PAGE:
Milford schools

Milford’s new schools to reopen in September with hybrid plan


NEW MILFORD – Schools will reopen later and under the hybrid model this school year, said Acting Superintendent Paul Smotas.

Students will now return to school on September 8 and teachers will return on August 28, offering teachers a week of training and professional development before classes start. This means that the last day of school should now be June 18th.

The rest of the statutory holidays and the dates of the parent-teacher conference remain the same on the calendar.

The school board unanimously approved the decision last week, although many acknowledged it causes hardship for families when students are not physically in school.

“I’m glad we’re starting slowly,” said school board member Tammy McInerney.

Smotas said the hybrid plan best addresses concerns raised by parents and the community, and allows the school to open safely for students and staff.

School officials had previously asked the state if the high school could open using the hybrid model and the other schools using full face-to-face classes. They continually said the hybrid would be the perfect model for everyone if the state allowed it, as it provided in-person instruction while also making it easier to maintain distances in classrooms and on buses.

In the hybrid model, half of the student body will attend school in person on Monday and Tuesday, everyone will learn remotely on Wednesday, and the other half of the students will attend on Thursday and Friday.

Smotas said the details of that plan and what happens on Wednesday may change as trustees, trustees and union leaders review and revise it over the next two weeks. He also meets with a number of stakeholders – including the mayor and the police chief – to review the traffic precautions to be taken.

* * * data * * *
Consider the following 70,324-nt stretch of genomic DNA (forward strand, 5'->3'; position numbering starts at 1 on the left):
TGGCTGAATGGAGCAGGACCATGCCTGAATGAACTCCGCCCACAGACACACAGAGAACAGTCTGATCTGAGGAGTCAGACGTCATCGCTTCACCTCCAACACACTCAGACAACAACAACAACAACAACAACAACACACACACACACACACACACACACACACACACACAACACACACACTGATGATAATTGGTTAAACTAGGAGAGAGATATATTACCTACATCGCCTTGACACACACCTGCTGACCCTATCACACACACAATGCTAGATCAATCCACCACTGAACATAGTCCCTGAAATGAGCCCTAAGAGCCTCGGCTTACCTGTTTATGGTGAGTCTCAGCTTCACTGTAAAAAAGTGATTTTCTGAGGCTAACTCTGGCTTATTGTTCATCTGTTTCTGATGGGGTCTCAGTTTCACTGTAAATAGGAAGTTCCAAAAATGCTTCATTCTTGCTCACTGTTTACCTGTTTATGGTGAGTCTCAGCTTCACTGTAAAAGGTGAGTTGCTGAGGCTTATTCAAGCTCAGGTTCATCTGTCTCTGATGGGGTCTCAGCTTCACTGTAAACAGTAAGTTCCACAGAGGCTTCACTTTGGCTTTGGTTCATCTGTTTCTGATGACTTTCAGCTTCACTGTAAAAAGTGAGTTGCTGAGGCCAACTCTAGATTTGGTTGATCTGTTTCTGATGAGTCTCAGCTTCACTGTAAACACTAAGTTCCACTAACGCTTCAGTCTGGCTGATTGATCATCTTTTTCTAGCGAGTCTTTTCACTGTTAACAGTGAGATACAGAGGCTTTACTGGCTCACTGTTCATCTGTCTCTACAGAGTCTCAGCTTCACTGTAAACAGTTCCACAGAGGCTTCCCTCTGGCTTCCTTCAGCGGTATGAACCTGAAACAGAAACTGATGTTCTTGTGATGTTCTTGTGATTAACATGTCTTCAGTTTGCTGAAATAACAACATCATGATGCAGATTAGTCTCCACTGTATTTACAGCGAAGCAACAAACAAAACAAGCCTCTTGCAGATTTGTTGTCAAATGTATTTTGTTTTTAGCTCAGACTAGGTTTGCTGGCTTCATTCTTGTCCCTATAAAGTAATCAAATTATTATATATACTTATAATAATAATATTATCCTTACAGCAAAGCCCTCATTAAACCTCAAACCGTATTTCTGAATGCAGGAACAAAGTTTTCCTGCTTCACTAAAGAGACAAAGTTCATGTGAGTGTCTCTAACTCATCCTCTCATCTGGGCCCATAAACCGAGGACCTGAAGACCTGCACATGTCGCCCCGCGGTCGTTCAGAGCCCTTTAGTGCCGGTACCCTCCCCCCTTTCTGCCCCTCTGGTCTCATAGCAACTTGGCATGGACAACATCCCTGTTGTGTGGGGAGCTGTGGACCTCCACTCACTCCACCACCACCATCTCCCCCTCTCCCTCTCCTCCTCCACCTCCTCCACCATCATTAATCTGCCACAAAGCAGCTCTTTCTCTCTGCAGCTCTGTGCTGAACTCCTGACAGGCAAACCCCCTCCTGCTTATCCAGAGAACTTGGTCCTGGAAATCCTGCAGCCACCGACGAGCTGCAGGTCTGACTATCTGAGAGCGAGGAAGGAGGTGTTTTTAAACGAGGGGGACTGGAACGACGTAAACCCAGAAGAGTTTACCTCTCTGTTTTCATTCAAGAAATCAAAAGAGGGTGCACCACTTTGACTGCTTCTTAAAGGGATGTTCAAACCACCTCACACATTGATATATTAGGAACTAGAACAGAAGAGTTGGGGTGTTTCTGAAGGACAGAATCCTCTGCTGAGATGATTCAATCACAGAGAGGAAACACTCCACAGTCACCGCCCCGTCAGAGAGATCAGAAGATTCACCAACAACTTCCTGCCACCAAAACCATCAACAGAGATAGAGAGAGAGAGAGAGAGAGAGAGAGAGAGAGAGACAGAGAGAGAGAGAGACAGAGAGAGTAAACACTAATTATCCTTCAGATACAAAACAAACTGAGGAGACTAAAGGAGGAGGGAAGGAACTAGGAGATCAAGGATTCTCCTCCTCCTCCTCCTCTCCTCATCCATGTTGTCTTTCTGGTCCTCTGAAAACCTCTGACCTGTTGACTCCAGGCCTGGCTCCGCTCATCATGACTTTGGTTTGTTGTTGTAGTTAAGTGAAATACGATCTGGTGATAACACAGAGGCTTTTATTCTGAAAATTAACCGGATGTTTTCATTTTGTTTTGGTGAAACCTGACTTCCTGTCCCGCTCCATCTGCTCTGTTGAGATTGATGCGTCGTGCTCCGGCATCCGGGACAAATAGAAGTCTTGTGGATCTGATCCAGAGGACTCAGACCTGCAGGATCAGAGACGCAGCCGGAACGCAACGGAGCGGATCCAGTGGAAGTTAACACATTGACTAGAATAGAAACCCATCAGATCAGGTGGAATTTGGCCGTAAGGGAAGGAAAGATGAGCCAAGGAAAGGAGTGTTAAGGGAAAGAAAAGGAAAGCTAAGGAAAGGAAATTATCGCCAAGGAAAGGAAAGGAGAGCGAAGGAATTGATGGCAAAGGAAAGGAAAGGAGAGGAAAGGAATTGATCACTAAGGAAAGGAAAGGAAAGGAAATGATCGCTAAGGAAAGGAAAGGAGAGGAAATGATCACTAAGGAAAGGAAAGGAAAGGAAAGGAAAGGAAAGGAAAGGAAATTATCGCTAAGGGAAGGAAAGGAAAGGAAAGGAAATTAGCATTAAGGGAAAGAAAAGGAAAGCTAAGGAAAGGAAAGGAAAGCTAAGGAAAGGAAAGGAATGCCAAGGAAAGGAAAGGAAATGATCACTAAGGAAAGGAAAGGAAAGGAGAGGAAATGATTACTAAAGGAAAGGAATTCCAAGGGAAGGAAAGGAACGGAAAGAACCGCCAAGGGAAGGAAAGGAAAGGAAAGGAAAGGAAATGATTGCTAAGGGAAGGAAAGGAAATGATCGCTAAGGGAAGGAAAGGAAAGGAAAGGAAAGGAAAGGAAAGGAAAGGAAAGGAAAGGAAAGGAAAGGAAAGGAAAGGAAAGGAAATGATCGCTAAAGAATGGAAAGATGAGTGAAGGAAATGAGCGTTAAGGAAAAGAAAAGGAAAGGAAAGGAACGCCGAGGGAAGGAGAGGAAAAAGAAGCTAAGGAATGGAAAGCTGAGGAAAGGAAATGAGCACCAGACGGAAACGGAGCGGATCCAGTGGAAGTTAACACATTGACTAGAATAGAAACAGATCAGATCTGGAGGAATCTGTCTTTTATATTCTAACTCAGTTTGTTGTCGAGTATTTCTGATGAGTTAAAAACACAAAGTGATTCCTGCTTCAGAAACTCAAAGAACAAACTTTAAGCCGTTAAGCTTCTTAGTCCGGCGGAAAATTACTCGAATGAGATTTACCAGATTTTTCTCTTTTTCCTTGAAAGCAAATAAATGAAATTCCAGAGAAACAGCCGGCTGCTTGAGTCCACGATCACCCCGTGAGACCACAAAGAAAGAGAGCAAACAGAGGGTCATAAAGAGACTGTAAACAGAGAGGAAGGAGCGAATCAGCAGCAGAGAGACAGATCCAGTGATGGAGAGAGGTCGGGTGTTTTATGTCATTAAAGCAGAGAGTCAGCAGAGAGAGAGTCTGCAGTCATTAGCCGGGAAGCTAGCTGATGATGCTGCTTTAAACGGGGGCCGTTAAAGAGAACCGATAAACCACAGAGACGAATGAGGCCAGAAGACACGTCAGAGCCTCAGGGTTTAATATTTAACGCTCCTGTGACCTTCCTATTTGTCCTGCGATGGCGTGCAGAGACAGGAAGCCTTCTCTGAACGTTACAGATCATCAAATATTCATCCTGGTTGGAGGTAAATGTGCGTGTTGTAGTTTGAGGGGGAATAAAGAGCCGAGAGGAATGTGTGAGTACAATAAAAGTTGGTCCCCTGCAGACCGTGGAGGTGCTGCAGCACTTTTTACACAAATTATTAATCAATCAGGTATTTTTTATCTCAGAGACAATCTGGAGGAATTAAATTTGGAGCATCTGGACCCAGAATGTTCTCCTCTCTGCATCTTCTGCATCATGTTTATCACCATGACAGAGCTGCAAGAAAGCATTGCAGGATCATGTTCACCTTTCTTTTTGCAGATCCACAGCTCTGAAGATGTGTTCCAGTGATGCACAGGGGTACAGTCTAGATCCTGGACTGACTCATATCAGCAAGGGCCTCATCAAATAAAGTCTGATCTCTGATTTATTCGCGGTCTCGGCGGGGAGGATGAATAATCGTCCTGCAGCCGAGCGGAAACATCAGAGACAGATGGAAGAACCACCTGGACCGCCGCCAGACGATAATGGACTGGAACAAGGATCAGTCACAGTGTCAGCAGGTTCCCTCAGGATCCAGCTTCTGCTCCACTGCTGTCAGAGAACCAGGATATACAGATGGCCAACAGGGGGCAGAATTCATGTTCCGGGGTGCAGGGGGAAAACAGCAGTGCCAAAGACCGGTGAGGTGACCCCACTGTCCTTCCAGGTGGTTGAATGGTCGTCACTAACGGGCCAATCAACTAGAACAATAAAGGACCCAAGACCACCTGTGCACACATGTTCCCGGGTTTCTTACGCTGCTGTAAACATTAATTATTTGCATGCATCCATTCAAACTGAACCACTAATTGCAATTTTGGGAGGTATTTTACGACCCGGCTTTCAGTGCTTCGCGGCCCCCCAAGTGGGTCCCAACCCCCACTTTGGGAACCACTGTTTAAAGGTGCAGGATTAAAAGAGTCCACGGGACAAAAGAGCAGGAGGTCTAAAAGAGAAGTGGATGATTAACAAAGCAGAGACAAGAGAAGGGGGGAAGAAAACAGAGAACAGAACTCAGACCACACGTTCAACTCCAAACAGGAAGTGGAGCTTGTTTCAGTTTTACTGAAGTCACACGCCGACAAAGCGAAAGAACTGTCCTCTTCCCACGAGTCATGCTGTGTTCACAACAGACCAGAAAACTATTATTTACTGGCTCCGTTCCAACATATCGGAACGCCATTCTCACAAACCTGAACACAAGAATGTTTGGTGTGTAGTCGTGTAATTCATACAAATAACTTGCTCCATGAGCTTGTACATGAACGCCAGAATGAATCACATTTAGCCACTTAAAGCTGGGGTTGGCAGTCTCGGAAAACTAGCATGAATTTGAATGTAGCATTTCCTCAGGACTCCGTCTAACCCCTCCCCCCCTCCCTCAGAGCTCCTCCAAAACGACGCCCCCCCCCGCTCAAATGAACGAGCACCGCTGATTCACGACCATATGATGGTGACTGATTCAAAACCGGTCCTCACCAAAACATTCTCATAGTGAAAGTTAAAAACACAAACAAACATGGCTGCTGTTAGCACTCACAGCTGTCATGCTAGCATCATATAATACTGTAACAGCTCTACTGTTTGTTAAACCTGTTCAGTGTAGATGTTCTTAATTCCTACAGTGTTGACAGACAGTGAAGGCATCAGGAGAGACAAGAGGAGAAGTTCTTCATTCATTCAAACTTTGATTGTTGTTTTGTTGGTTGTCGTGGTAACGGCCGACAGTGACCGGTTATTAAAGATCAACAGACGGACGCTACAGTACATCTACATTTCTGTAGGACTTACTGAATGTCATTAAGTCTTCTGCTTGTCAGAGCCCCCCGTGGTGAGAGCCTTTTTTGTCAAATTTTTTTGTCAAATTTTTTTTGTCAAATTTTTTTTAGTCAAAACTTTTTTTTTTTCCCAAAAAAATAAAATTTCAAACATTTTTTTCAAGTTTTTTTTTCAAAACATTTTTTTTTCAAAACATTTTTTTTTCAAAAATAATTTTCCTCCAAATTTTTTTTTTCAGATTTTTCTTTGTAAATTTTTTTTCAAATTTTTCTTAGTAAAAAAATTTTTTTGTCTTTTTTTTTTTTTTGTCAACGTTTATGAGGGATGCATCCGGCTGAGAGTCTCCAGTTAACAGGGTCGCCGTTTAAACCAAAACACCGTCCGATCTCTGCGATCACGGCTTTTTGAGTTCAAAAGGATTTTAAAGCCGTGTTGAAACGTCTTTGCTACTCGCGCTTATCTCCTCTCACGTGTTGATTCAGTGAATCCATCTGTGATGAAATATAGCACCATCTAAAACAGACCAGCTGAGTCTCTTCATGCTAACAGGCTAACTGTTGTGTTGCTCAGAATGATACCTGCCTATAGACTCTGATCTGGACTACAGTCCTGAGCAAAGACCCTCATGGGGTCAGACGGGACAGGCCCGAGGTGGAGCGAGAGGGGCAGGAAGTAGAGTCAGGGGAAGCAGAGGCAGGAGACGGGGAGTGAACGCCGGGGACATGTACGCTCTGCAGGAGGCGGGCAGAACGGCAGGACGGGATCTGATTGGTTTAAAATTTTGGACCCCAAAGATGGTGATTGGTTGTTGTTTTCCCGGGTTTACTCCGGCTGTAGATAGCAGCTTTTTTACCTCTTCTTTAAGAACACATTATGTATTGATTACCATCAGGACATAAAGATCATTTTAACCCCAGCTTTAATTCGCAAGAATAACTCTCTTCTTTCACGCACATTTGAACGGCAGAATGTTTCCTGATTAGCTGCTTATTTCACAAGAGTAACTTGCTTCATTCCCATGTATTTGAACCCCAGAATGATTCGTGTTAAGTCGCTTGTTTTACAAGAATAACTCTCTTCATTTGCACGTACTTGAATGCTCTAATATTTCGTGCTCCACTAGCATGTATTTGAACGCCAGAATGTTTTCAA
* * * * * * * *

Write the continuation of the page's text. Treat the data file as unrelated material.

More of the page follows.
“I guess a lot more parents will be driving their kids to school than ever before,” he said.

Some of the outstanding elements of the plan are how activities such as music will be managed and the health metrics that will be used to determine when to transition to fully distance learning or fully in person.

Officials are also determining which students might need to be in school more than two days a week, such as ESL students or those with high needs.

“I am confident that, given the next four weeks, we will be able to refine, revise and bring this plan to fruition for the school to open on September 8,” Smotas said.

Smotas plans to have virtual meetings on Zoom the week of August 24, if not earlier, focusing on different areas of the plan, such as food service, special education, facilities, training, transportation, activities, staffing needs and nursing care. People will also be able to ask questions during these sessions.

Some school board members said they appreciated the work Smotas and others were putting into the plan, but worried that August 24 would not give parents enough time to make decisions on what to do to the education of their children.

Smotas said he would organize the meetings earlier if he could, but would like to see how other districts are handling their reopenings.

Starting after Labor Day, New Milford has more time and information, he said, adding that about 90% of the superintendents he spoke with also do hybrid first.

“I’m not rushing,” he said. “It is the most important decision I have ever made in my life as a superintendent and I have been in this state for a long, long time.”

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